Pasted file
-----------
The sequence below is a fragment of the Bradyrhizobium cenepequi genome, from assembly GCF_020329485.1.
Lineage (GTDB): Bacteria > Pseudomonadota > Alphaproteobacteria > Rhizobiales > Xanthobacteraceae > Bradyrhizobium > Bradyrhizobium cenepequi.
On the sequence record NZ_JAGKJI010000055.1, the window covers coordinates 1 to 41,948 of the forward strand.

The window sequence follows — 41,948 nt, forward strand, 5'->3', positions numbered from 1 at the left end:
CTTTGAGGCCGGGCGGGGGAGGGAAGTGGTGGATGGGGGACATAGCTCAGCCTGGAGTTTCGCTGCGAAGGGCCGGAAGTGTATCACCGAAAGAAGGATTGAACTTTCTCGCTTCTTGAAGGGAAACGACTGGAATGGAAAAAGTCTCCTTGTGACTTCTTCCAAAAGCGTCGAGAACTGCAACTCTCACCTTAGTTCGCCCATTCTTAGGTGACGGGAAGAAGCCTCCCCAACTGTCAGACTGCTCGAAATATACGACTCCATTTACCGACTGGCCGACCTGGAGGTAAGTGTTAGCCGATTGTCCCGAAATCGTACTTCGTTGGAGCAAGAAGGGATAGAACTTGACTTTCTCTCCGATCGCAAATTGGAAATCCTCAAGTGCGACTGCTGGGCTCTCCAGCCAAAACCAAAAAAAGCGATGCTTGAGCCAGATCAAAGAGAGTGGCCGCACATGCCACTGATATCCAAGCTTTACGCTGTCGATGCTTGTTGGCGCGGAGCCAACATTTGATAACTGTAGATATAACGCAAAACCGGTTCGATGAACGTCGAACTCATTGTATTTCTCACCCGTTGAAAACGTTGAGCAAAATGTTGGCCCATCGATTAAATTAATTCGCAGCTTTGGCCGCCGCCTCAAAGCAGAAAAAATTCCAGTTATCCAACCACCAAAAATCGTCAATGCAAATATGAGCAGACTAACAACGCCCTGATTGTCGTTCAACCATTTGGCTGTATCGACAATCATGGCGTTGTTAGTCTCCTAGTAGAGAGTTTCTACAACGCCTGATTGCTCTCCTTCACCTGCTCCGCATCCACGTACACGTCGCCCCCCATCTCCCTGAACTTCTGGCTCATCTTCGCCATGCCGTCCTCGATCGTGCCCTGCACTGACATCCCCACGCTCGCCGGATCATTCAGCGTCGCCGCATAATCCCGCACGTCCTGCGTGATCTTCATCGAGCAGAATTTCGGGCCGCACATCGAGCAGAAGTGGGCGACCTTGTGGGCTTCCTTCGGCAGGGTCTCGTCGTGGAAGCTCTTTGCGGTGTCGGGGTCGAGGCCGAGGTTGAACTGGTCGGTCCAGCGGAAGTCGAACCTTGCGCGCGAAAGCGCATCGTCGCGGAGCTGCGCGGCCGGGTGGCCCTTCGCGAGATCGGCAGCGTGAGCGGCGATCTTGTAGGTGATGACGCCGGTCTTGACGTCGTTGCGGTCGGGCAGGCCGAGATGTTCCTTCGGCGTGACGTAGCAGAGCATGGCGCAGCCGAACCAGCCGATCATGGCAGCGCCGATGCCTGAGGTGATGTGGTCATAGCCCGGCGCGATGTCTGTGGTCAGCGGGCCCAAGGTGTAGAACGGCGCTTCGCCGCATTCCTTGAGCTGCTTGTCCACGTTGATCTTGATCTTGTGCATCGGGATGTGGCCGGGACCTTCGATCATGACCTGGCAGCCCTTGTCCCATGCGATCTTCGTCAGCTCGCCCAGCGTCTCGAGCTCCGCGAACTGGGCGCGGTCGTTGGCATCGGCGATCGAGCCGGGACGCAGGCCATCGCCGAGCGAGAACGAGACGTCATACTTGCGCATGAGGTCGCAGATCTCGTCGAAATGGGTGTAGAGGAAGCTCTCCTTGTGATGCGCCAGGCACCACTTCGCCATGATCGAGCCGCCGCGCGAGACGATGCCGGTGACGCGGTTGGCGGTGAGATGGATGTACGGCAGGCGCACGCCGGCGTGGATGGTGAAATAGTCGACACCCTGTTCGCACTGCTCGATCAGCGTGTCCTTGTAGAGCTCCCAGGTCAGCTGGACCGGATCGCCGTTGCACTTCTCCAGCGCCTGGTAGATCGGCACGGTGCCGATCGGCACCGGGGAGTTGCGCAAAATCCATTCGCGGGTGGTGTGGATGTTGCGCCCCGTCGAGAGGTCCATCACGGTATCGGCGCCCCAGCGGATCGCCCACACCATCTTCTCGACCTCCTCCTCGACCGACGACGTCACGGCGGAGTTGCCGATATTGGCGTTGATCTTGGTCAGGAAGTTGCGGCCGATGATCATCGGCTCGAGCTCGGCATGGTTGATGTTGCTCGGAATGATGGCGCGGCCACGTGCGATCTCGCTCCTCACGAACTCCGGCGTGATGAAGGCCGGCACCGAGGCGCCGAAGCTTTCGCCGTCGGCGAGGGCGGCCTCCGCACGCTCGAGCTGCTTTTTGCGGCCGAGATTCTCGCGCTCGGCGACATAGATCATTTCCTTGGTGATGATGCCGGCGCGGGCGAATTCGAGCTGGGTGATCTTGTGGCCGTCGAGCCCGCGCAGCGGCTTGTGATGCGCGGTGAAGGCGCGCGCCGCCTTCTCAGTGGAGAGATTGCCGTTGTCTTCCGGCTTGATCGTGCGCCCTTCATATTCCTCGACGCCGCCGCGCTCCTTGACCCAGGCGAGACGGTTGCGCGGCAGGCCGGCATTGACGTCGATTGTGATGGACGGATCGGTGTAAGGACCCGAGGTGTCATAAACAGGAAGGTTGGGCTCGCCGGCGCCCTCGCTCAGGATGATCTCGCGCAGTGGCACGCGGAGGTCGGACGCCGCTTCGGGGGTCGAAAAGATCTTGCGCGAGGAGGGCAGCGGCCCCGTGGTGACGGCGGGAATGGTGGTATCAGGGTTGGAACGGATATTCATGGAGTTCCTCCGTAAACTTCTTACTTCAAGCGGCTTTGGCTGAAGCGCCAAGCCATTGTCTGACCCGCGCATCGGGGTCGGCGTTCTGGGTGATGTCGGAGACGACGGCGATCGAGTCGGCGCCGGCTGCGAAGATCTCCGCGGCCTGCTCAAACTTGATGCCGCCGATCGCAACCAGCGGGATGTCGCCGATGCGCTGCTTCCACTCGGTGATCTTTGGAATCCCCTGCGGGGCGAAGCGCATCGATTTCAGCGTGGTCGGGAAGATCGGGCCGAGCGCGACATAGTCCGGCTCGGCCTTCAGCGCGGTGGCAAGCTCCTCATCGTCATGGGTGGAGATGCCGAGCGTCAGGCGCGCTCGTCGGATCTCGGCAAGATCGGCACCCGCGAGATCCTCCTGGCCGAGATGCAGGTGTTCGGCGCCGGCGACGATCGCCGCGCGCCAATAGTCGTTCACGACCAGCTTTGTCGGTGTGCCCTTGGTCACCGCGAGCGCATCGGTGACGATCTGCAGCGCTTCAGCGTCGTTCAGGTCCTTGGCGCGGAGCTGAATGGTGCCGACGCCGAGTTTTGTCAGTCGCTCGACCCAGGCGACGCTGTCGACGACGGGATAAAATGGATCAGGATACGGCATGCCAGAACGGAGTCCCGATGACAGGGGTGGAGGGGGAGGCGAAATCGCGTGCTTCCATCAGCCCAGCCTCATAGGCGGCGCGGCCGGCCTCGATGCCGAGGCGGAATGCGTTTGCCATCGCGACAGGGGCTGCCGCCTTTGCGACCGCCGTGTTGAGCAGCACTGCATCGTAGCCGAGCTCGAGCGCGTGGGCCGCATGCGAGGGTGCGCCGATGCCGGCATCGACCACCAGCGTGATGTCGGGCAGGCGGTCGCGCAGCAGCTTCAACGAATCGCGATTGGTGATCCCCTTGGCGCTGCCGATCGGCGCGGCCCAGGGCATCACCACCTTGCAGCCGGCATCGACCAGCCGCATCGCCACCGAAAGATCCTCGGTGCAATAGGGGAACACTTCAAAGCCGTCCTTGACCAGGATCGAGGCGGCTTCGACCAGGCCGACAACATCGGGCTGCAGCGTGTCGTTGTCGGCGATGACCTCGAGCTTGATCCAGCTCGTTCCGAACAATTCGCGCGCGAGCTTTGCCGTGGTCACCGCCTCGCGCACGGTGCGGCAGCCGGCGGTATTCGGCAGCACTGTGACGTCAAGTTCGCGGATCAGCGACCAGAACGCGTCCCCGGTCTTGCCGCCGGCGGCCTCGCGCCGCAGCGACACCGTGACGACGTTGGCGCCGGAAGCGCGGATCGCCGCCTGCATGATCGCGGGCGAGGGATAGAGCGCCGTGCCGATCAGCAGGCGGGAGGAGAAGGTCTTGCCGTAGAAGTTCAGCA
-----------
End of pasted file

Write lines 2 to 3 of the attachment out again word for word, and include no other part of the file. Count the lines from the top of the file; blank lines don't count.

Lineage (GTDB): Bacteria > Pseudomonadota > Alphaproteobacteria > Rhizobiales > Xanthobacteraceae > Bradyrhizobium > Bradyrhizobium cenepequi.
On the sequence record NZ_JAGKJI010000055.1, the window covers coordinates 1 to 41,948 of the forward strand.